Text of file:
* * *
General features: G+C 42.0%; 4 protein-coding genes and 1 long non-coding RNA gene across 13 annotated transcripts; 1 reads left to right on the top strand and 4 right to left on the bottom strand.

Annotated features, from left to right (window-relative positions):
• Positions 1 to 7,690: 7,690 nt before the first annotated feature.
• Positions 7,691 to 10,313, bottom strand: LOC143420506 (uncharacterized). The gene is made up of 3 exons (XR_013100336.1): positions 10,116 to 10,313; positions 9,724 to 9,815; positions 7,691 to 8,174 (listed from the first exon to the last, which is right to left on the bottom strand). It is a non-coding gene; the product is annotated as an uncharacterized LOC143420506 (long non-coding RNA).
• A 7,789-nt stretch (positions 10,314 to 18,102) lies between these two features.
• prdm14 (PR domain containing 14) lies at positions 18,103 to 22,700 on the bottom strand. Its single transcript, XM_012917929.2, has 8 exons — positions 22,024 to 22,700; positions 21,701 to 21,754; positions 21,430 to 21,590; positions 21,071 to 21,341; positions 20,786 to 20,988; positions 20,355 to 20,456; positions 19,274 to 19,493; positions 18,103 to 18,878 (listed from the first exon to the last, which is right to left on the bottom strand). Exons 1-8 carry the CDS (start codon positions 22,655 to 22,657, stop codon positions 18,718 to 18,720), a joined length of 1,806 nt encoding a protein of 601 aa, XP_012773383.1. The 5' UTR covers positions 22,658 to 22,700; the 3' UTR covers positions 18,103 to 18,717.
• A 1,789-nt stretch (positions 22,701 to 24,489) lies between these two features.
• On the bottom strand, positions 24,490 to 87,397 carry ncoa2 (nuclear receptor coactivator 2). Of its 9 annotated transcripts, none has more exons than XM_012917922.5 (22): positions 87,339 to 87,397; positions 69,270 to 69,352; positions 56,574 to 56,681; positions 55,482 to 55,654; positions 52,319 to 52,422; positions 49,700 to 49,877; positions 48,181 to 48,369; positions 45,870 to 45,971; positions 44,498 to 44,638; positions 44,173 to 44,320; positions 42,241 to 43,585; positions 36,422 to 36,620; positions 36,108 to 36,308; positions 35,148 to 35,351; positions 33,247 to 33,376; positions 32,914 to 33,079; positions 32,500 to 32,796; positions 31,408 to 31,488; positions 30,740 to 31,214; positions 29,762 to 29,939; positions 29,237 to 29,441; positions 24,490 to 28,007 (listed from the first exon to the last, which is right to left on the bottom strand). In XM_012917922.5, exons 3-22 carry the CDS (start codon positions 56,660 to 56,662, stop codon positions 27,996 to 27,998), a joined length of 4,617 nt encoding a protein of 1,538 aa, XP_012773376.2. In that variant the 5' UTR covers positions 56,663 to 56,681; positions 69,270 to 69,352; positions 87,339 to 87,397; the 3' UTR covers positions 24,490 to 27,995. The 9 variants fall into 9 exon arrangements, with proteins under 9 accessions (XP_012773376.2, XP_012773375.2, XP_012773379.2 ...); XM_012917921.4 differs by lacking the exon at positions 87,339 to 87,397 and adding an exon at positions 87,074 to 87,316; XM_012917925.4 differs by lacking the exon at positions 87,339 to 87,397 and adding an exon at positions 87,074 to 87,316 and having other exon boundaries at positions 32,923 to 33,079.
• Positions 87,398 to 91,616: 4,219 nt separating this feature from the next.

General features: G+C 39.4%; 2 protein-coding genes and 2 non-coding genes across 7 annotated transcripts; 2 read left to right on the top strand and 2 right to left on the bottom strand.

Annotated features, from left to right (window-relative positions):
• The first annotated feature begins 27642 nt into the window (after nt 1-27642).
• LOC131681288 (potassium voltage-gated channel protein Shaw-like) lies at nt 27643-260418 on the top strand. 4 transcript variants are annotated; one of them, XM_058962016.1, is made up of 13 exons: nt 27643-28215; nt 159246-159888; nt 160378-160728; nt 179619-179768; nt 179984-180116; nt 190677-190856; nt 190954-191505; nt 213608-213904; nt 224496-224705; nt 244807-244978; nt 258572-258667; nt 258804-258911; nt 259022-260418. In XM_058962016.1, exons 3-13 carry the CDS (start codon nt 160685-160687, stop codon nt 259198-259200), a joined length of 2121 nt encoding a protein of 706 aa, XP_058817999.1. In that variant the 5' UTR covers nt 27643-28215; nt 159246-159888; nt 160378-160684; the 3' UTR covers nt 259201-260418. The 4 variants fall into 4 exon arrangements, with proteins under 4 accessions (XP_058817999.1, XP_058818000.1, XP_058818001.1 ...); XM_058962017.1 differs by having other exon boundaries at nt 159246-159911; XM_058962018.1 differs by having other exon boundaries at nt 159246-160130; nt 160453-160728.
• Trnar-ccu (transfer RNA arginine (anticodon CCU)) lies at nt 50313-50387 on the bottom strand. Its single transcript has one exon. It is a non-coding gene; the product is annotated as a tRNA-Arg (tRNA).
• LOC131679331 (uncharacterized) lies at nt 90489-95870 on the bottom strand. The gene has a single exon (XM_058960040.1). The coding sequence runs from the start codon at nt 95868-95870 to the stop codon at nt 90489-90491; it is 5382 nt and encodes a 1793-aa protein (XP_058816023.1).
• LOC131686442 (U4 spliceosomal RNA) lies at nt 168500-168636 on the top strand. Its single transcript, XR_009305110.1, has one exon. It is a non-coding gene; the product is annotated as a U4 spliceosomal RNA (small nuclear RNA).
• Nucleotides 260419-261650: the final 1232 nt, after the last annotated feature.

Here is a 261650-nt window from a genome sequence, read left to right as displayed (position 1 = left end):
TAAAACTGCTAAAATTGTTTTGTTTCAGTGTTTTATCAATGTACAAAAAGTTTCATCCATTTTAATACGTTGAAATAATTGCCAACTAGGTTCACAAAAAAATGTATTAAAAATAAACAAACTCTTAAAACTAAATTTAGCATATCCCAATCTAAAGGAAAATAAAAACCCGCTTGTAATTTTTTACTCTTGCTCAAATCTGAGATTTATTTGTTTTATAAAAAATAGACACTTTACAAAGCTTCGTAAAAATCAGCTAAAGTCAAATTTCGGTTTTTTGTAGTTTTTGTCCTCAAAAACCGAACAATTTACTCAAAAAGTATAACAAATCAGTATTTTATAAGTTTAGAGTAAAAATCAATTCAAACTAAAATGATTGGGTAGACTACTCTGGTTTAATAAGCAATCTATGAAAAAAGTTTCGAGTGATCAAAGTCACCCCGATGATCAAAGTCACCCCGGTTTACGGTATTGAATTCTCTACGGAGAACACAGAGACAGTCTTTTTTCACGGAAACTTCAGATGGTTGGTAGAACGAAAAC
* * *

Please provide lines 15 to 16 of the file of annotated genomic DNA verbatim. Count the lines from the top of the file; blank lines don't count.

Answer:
• LOC131679331 (uncharacterized) lies at nt 90489-95870 on the bottom strand. The gene has a single exon (XM_058960040.1). The coding sequence runs from the start codon at nt 95868-95870 to the stop codon at nt 90489-90491; it is 5382 nt and encodes a 1793-aa protein (XP_058816023.1).
• LOC131686442 (U4 spliceosomal RNA) lies at nt 168500-168636 on the top strand. Its single transcript, XR_009305110.1, has one exon. It is a non-coding gene; the product is annotated as a U4 spliceosomal RNA (small nuclear RNA).